As we age, we lose muscle mass. Exercise, and specifically resistance training, is important for helping to preserve that muscle mass. Why is this important? – We know that losing muscle mass and strength is linked with an increased risk for disease and mortality. One reason is that lean muscle is important for healthy metabolism, keeping glucose and lipid management (especially triglycerides) in check.
Resistance training doesn’t focus on increasing your heart rate as much as it is about targeted muscle workout. Examples of this type of exercise include squats, sit ups, lunges, planks, and weight lifting. Some of these you’ll get from a pilates or yoga class – you don’t always have to head to the weight room. It’s a good idea to get a qualified trainer to help you set up a resistance training program that’s suited to your body and needs.
Adjusting Your Protein Intake
We also know that as we age, we need to consume more protein in order to be able to maintain muscle mass. The reasons for this include the fact that our bodies gradually become less efficient at digesting, absorbing, and using protein as we get older. Our protein requirements also go up when we up our exercise levels. Read more about my thoughts on protein intake, especially as we age, here: The Protein Magic Formula.
I do recommend considering a protein supplement. Mostly because I routinely see individuals struggle to meet the increased protein requirements as they age. For vegans and vegetarians, I consider a protein shake essential. Here are a few that I recommend:
Hormesis and the U-Curve of Exercise Benefit (Backing off From Over-Training)
Believe me, I understand the lure of intense exercise: I was a competitive cyclist in medical school, and it was one of the happiest, and most arduous, times in my life. I was also sick with sinusitis during that time quite often because I was always pushing myself scholastically and on the bike – I didn’t understand the importance of recovery then. I’ve not had sinusitis once since graduation, which also coincided with the end of my competitive cycling career.
Exercise triggers what’s known as hormesis, or a biological process where a beneficial effect is triggered by a limited exposure to something harmful or challenging to the body. You probably know that lifting weights causes microtears in the muscle that the body then knits back together to make it bigger and stronger. A similar process happens within cells, too: exercise causes a transient increase in mitochondrial free radicals (mitochondria are the energy factories within your cells). Free radicals are destructive molecules, which might seem like a bad thing until you consider that those free radicals induce a hormetic response where your antioxidant system is ramped up to counter them. As a result, every time you exercise, your mitochondria are drenched in the potent antioxidant elixirs that only our body can make.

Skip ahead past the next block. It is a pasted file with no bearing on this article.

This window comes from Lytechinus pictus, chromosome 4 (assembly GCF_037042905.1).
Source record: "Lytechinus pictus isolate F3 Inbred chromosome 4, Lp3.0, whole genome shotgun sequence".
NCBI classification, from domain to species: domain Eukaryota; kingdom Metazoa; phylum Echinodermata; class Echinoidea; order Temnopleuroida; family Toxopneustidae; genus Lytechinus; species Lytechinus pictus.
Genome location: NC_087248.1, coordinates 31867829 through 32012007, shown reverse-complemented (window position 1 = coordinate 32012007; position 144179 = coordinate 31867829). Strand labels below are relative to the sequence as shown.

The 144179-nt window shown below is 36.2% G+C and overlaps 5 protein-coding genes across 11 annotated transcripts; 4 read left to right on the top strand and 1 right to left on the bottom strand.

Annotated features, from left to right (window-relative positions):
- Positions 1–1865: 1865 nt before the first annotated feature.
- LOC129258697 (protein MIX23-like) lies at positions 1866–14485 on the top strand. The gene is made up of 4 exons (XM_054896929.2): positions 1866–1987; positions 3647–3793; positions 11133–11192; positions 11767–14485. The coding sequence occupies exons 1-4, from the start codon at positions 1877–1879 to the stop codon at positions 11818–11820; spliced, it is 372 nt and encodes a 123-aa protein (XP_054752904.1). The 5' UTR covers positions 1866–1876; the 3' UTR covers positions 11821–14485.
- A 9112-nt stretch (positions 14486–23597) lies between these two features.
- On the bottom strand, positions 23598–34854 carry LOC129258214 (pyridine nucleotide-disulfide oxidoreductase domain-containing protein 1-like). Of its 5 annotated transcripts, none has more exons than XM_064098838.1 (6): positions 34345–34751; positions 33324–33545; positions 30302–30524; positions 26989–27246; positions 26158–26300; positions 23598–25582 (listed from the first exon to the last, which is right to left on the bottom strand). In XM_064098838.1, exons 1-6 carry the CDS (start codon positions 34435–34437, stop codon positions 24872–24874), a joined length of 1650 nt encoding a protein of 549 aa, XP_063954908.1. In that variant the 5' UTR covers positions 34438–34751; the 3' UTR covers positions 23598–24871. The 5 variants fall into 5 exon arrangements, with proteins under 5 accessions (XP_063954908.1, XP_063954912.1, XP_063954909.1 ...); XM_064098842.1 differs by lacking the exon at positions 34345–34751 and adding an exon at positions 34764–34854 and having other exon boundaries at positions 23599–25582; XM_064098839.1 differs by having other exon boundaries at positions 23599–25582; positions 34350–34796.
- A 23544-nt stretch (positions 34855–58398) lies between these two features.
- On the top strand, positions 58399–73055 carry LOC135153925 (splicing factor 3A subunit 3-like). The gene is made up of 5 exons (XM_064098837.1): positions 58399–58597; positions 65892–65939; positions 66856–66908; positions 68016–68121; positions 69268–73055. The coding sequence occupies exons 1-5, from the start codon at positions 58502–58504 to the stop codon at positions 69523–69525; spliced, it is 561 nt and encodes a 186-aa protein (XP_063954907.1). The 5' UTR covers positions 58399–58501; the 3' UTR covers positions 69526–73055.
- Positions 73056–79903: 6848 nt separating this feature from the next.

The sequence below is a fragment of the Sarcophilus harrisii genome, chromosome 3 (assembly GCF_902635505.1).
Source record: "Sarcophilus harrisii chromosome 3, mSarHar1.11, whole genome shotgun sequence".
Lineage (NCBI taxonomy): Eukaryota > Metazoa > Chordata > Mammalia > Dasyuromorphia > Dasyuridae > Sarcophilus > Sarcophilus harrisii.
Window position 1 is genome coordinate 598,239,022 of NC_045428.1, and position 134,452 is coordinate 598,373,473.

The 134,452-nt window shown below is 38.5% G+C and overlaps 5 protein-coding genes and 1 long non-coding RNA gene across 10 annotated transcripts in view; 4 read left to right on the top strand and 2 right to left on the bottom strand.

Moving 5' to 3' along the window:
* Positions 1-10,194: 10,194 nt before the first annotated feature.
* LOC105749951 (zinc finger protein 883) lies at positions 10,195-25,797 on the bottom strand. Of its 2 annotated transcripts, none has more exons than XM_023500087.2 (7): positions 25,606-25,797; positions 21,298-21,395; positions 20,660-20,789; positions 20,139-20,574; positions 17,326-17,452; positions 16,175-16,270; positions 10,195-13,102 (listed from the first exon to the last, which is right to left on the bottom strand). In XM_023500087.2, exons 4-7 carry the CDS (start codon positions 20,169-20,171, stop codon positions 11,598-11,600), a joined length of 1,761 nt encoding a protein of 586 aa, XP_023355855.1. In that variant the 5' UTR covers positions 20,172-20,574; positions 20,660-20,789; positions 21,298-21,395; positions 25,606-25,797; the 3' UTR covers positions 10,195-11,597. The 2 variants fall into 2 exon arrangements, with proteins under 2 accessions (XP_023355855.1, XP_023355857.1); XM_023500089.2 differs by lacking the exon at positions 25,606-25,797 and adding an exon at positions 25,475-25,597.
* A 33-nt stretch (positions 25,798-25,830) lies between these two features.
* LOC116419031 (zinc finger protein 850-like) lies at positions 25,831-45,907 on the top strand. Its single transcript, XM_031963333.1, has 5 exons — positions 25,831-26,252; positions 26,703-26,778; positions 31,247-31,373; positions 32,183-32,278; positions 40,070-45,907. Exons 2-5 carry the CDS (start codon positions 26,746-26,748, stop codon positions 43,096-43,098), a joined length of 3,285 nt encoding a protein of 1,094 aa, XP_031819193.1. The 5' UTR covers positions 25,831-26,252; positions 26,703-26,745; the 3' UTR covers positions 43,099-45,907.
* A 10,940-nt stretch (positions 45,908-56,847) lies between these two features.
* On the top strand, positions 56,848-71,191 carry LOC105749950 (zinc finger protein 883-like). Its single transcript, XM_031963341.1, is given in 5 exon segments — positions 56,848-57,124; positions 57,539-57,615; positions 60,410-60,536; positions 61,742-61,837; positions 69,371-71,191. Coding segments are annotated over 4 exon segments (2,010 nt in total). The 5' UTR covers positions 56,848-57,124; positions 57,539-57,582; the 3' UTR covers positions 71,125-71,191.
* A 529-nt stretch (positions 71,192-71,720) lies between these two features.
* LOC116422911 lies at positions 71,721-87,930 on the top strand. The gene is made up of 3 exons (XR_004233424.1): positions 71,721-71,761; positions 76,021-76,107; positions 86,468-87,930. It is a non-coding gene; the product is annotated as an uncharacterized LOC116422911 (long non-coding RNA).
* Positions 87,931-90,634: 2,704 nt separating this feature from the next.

It’s important to note that you want just enough exposure to free radical stress, as too much can be definitively damaging. Like most things, exercise has a U curve of benefit, and exercise that is too extreme breaks the body down in greater amounts than it can recover from. A 2018 study found that Polish elite athletes, especially those involved in power sports (such as competitive weight lifting), were significantly biologically older than healthy controls of similar mean ages. This suggests a sweet spot for exercise, which may be more or less than what you are currently doing.
DrKF’s Exercise Routine
Cycling is still my sport of choice, and I still like to get my heart rate up and work up a good sweat, but I have dialed the intensity and duration down somewhat from my days of more intense competitive riding. Because sitting is the new smoking, I also invested in a treadmill desk at work that I walk on, very slowly, for one or two hours a day, or that I just use as a standing desk. And I’ve built a few core exercises and some gentle yoga poses into my getting-ready-for-bed wind-down routine. They keep my lower back supple, strong, and pain free and help me relax a bit before sleep.
When it comes to resistance training, I am doing strength training with weights. Recently, following on from conversations with Dr. Stacey Simms (I’ll be podcasting with her soon so you’ll get to hear it too), and then experimenting with variations in my workout, I’ve learned that I can achieve better results with higher weights and fewer repetitions (Stacey proposes that it’s women-specific physiology that allows us to follow this shortcut and get better results; we don’t apparently require the same amount of rest time in between sets also). I tried this in Mexico while I was there for two months and it slimmed my workout routine down to less than 30 minutes. Interestingly, now that I’m back at my US gym, returning to what I was doing here before, I can see that I’m actually stronger for it.
What’s your exercise routine and favorite forms of exercise? Let me know, as well as any feedback you have, in the comments below.